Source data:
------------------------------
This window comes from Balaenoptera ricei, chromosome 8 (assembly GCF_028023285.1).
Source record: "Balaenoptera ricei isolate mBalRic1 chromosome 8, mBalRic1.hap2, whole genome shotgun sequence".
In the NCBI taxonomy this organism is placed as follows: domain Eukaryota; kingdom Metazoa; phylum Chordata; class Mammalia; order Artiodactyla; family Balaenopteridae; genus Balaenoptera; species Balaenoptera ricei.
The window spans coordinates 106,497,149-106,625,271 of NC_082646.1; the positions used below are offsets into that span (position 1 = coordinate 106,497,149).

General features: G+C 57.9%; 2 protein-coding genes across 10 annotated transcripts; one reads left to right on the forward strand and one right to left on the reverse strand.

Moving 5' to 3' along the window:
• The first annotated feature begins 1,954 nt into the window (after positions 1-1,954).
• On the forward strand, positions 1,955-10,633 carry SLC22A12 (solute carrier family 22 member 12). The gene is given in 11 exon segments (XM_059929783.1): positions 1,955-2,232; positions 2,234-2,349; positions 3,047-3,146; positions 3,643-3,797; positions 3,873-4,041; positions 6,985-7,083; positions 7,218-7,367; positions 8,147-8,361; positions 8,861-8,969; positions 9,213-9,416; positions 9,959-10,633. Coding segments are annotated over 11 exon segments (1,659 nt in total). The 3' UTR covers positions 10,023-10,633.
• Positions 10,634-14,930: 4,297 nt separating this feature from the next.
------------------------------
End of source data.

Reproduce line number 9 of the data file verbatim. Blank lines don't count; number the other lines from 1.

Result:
• Positions 10,634-14,930: 4,297 nt separating this feature from the next.